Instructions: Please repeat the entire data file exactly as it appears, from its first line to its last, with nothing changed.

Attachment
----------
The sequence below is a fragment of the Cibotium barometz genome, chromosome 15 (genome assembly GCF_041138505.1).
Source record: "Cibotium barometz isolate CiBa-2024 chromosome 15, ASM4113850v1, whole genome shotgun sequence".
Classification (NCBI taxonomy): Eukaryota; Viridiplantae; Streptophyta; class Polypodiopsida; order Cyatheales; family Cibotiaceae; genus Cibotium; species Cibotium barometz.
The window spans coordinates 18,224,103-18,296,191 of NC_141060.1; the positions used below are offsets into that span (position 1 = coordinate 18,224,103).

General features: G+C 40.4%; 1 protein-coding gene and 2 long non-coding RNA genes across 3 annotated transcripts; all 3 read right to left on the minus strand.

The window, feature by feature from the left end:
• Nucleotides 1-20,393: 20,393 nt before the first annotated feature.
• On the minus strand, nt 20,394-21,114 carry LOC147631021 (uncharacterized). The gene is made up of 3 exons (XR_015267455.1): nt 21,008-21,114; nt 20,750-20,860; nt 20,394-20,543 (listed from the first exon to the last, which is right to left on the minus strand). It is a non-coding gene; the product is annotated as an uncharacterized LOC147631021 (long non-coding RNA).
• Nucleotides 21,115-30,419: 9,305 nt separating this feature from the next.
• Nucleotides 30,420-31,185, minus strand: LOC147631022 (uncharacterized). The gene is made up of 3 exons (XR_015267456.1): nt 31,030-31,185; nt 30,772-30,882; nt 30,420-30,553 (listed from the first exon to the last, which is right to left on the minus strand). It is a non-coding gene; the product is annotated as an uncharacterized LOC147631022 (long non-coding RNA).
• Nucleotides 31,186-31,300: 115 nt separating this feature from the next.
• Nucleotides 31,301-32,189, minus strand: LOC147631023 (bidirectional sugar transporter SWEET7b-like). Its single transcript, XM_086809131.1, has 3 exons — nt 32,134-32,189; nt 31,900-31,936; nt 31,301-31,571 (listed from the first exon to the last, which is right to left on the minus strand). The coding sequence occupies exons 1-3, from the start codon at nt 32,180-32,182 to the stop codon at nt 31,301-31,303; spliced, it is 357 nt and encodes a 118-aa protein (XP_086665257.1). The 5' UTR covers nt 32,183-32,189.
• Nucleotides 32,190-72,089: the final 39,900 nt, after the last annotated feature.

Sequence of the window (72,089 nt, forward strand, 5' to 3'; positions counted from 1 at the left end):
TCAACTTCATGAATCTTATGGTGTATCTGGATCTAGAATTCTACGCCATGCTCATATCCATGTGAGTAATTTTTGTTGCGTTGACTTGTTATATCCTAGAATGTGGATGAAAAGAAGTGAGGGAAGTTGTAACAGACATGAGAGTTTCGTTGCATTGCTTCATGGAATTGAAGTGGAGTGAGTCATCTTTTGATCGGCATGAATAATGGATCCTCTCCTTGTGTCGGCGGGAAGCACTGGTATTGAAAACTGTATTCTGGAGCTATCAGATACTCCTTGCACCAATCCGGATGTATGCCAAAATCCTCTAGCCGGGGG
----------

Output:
The sequence below is a fragment of the Cibotium barometz genome, chromosome 15 (genome assembly GCF_041138505.1).
Source record: "Cibotium barometz isolate CiBa-2024 chromosome 15, ASM4113850v1, whole genome shotgun sequence".
Classification (NCBI taxonomy): Eukaryota; Viridiplantae; Streptophyta; class Polypodiopsida; order Cyatheales; family Cibotiaceae; genus Cibotium; species Cibotium barometz.
The window spans coordinates 18,224,103-18,296,191 of NC_141060.1; the positions used below are offsets into that span (position 1 = coordinate 18,224,103).

General features: G+C 40.4%; 1 protein-coding gene and 2 long non-coding RNA genes across 3 annotated transcripts; all 3 read right to left on the minus strand.

The window, feature by feature from the left end:
• Nucleotides 1-20,393: 20,393 nt before the first annotated feature.
• On the minus strand, nt 20,394-21,114 carry LOC147631021 (uncharacterized). The gene is made up of 3 exons (XR_015267455.1): nt 21,008-21,114; nt 20,750-20,860; nt 20,394-20,543 (listed from the first exon to the last, which is right to left on the minus strand). It is a non-coding gene; the product is annotated as an uncharacterized LOC147631021 (long non-coding RNA).
• Nucleotides 21,115-30,419: 9,305 nt separating this feature from the next.
• Nucleotides 30,420-31,185, minus strand: LOC147631022 (uncharacterized). The gene is made up of 3 exons (XR_015267456.1): nt 31,030-31,185; nt 30,772-30,882; nt 30,420-30,553 (listed from the first exon to the last, which is right to left on the minus strand). It is a non-coding gene; the product is annotated as an uncharacterized LOC147631022 (long non-coding RNA).
• Nucleotides 31,186-31,300: 115 nt separating this feature from the next.
• Nucleotides 31,301-32,189, minus strand: LOC147631023 (bidirectional sugar transporter SWEET7b-like). Its single transcript, XM_086809131.1, has 3 exons — nt 32,134-32,189; nt 31,900-31,936; nt 31,301-31,571 (listed from the first exon to the last, which is right to left on the minus strand). The coding sequence occupies exons 1-3, from the start codon at nt 32,180-32,182 to the stop codon at nt 31,301-31,303; spliced, it is 357 nt and encodes a 118-aa protein (XP_086665257.1). The 5' UTR covers nt 32,183-32,189.
• Nucleotides 32,190-72,089: the final 39,900 nt, after the last annotated feature.

Sequence of the window (72,089 nt, forward strand, 5' to 3'; positions counted from 1 at the left end):
TCAACTTCATGAATCTTATGGTGTATCTGGATCTAGAATTCTACGCCATGCTCATATCCATGTGAGTAATTTTTGTTGCGTTGACTTGTTATATCCTAGAATGTGGATGAAAAGAAGTGAGGGAAGTTGTAACAGACATGAGAGTTTCGTTGCATTGCTTCATGGAATTGAAGTGGAGTGAGTCATCTTTTGATCGGCATGAATAATGGATCCTCTCCTTGTGTCGGCGGGAAGCACTGGTATTGAAAACTGTATTCTGGAGCTATCAGATACTCCTTGCACCAATCCGGATGTATGCCAAAATCCTCTAGCCGGGGG